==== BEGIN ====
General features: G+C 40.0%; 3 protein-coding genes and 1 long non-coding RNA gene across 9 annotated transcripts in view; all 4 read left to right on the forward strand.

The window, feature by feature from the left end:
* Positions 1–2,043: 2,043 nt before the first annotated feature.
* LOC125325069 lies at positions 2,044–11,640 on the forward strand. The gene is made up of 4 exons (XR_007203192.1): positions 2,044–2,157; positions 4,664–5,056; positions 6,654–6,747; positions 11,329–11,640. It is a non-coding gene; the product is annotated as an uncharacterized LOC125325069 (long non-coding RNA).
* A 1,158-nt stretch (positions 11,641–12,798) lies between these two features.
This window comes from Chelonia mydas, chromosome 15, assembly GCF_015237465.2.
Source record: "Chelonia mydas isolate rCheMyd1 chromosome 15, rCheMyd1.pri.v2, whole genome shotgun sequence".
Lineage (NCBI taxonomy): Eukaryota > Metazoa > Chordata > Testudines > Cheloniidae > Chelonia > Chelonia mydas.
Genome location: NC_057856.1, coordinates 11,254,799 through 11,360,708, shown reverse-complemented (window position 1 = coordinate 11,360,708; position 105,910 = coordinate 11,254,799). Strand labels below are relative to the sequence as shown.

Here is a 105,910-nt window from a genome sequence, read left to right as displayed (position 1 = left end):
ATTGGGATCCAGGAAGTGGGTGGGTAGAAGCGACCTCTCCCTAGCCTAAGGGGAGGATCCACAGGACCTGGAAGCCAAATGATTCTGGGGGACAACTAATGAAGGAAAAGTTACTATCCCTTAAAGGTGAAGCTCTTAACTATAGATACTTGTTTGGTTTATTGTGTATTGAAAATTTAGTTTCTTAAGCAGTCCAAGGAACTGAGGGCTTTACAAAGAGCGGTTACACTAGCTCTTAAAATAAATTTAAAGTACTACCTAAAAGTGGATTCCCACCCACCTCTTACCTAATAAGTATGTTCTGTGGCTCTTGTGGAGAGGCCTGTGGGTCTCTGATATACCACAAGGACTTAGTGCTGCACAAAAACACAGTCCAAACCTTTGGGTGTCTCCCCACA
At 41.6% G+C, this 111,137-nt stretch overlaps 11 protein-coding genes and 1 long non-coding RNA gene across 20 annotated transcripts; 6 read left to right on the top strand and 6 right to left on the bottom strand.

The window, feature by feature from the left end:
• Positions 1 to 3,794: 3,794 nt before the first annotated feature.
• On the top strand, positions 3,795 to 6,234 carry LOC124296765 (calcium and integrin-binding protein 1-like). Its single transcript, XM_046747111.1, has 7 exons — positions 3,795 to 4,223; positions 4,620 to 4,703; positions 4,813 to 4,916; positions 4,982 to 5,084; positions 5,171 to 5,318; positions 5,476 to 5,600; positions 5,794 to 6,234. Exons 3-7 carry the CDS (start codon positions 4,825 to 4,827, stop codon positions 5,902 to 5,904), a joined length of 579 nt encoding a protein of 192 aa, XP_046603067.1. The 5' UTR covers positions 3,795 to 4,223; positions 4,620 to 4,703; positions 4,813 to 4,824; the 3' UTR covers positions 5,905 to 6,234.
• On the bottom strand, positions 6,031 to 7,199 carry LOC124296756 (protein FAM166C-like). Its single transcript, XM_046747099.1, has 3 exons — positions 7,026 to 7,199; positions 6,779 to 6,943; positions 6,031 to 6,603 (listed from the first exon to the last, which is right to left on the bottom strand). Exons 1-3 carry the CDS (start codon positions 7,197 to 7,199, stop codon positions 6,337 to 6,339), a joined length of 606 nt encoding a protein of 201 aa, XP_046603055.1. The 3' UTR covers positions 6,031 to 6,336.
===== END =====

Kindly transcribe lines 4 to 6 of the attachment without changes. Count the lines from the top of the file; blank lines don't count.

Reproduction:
* LOC125325069 lies at positions 2,044–11,640 on the forward strand. The gene is made up of 4 exons (XR_007203192.1): positions 2,044–2,157; positions 4,664–5,056; positions 6,654–6,747; positions 11,329–11,640. It is a non-coding gene; the product is annotated as an uncharacterized LOC125325069 (long non-coding RNA).
* A 1,158-nt stretch (positions 11,641–12,798) lies between these two features.
This window comes from Chelonia mydas, chromosome 15, assembly GCF_015237465.2.